White Nights and Other Stories/White Nights/Morning

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My night ended with the morning. It was a wet day. The rain was falling and beating disconsolately upon my window pane; it was dark in the room and grey outside. My head ached and I was giddy; fever was stealing over my limbs.

"There's a letter for you, sir; the postman brought it," Matrona said stooping over me.

"A letter? From whom?" I cried, jumping from my chair.

"I don't know, sir, better look—maybe it is written there whom it is from." I broke the seal. It was from her!

"Oh, forgive me, forgive me! I beg you on my knees to forgive me! I deceived you and myself. It was a dream, a mirage. . . . My heart aches for you today; forgive me, forgive me!

"Don't blame me, for I have not changed to you in the least. I told you that I would love you, I love you now, I more than love you. Oh, my God! If only I could love you both at once! Oh, if only you were he!"

("Oh, if only he were you," echoed in my mind. I remembered your words, Nastenka!)

"God knows what I would do for you now! I know that you are sad and dreary. I have wounded you, but you know when one loves, a wrong is soon forgotten. And you love me.

"Thank you, yes, thank you for that love! For it will live in my memory like a sweet dream which lingers long after awakening; for I shall remember for ever that instant when you opened your heart to me like a brother and so generously accepted the gift of my shattered heart to care for it, nurse it, and heal it . . . If you forgive me, the memory of you will be exalted by a feeling of everlasting gratitude which will never be effaced from my soul. . . . I will treasure that memory: I will be true to it, I will not betray it, I will not betray my heart: it is too constant. It returned so quickly yesterday to him to whom it has always belonged.

"We shall meet, you will come to us, you will not leave us, you will be for ever a friend, a brother to me. And when you see me you will give me your hand. . . . yes? You will give it to me, you have forgiven me, haven't you? You love me as before?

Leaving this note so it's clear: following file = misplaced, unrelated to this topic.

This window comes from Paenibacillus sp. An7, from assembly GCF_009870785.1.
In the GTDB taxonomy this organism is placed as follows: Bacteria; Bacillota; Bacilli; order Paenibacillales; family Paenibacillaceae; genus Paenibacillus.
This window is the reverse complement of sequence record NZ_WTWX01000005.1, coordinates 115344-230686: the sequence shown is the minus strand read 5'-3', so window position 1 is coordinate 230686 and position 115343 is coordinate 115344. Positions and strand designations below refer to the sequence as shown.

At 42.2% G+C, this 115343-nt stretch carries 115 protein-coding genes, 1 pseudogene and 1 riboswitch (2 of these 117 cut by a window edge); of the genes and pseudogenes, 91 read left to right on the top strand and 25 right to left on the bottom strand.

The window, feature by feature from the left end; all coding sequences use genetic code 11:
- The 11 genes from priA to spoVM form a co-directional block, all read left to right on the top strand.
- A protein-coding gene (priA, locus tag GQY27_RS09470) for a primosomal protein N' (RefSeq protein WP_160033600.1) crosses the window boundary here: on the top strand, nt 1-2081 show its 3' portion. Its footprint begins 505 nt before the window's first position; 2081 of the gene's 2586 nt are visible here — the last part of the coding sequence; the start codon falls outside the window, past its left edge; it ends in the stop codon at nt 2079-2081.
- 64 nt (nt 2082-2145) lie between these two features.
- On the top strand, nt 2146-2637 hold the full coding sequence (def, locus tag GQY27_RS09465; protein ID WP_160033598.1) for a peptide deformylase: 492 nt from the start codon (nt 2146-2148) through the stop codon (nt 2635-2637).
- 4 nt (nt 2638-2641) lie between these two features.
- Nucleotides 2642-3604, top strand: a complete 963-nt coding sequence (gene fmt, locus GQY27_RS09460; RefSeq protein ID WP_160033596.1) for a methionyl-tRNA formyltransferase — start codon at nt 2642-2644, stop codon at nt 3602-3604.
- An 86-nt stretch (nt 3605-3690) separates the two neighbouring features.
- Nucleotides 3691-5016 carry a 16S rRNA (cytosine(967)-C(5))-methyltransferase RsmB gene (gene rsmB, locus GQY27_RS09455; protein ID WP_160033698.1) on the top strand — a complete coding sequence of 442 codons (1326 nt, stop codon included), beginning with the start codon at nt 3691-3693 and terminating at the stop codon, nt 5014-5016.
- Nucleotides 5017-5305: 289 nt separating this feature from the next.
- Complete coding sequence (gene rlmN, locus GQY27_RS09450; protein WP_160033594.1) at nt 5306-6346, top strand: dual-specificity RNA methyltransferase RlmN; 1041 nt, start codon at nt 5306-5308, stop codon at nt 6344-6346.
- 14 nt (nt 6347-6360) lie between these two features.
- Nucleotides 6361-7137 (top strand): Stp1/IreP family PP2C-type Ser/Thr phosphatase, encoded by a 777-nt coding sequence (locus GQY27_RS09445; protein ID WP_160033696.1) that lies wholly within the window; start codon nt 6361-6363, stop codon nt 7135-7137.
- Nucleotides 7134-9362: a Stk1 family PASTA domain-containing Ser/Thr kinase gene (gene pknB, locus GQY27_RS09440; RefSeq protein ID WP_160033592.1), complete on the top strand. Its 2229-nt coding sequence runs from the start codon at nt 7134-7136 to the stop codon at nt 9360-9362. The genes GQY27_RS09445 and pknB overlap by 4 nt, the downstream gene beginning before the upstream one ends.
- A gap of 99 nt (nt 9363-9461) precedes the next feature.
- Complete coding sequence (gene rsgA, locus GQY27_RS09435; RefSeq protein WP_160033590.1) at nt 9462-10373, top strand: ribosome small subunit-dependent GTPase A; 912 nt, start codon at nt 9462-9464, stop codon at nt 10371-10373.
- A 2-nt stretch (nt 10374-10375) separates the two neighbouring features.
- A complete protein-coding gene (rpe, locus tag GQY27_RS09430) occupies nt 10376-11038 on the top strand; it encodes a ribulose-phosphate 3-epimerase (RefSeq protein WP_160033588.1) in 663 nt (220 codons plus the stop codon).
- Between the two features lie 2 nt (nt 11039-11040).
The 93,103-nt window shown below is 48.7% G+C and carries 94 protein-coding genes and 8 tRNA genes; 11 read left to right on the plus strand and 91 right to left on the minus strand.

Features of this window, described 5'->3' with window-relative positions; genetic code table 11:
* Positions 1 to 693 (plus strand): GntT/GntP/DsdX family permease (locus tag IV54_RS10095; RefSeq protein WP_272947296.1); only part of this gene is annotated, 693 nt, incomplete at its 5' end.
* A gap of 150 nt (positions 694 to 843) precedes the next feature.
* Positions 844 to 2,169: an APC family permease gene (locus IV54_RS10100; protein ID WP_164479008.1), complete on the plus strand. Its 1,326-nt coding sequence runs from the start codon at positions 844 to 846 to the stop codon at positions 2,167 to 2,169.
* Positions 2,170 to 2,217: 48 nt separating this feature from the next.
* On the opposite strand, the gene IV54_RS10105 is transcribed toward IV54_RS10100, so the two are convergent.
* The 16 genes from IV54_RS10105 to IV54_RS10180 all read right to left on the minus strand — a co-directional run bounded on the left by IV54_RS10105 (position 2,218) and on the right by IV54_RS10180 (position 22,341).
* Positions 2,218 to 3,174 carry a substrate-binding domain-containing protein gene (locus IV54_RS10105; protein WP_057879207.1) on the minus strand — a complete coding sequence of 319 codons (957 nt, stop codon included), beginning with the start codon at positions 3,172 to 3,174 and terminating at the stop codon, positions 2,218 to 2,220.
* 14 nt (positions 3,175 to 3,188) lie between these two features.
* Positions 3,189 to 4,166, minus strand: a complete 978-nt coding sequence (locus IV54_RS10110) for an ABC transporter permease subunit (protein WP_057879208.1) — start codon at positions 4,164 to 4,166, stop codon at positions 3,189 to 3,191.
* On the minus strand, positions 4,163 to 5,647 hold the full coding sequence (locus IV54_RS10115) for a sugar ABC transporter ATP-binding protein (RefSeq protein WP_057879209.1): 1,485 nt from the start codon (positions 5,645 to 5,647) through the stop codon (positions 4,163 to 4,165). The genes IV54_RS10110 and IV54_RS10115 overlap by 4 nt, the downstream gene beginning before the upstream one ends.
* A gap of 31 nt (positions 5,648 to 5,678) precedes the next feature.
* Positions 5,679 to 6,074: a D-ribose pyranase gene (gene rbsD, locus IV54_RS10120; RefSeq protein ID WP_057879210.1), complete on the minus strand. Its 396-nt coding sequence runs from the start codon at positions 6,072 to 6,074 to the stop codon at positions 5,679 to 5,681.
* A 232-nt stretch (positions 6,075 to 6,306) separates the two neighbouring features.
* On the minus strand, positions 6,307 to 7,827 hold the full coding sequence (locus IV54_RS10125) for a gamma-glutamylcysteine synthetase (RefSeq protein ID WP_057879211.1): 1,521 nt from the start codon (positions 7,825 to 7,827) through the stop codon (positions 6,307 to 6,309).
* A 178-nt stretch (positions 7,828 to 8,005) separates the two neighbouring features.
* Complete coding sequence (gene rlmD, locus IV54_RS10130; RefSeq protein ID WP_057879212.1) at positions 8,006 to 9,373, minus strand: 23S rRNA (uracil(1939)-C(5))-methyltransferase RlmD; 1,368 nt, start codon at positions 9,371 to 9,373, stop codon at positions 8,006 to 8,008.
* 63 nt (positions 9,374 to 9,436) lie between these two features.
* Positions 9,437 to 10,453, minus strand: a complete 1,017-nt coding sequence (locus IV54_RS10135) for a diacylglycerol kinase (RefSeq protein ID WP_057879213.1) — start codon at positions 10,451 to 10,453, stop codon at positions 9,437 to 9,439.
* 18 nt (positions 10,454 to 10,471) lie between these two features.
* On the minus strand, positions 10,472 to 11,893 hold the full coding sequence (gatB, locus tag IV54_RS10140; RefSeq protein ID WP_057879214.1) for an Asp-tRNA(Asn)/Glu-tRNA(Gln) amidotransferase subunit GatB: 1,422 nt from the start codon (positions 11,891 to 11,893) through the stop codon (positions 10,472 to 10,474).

"Oh, love me, do not forsake me, because I love you so at this moment, because I am worthy of your love, because I will deserve it . . . my dear! Next week I am to be married to him. He has come back in love, he has never forgotten me, You will not be angry at my writing about him. But I want to come and see you with him; you will like him, won't you?

"Forgive me, remember and love your

I read that letter over and over again for a long time; tears gushed to my eyes. At last it fell from my hands and I hid my face.

"Dearie! I say, dearie——" Matrona began.

"What is it, Matrona?"

"I have taken all the cobwebs off the ceiling; you can have a wedding or give a party."

I looked at Matrona. She was still a hearty, youngish, old woman, but I don't know why all at once I suddenly pictured her with lustreless eyes, a wrinkled face, bent, decrepit. . . . I don't know why I suddenly pictured my room grown old like Matrona. The walls and the floors looked discoloured, everything seemed dingy; the spiders' webs were thicker than ever. I don't know why, but when I looked out of the window it seemed to me that the house opposite had grown old and dingy too, that the stucco on the columns was peeling off and crumbling, that the cornices were cracked and blackened, and that the walls, of a vivid deep yellow, were patchy.

Either the sunbeams suddenly peeping out from the clouds for a moment were hidden again behind a veil of rain, and everything had grown dingy again before my eyes; or perhaps the whole vista of my future flashed before me so sad and forbidding, and I saw myself just as I was now, fifteen years hence, older, in the same room, just as solitary, with the same Matrona grown no cleverer for those fifteen years.

But to imagine that I should bear you a grudge, Nastenka! That I should cast a dark cloud over your serene, untroubled happiness; that by my bitter reproaches I should cause distress to your heart, should poison it with secret remorse and should force it to throb with anguish at the moment of bliss; that I should crush a single one of those tender blossoms which you have twined in your dark tresses when you go with him to the altar. . . . Oh never never!, May your sky be clear, may your sweet smile be bright and untroubled, and may you be blessed for that moment of blissful happiness which you gave to another, lonely and grateful heart!

My God, a whole moment of happiness! Is that too little for the whole of a man's life?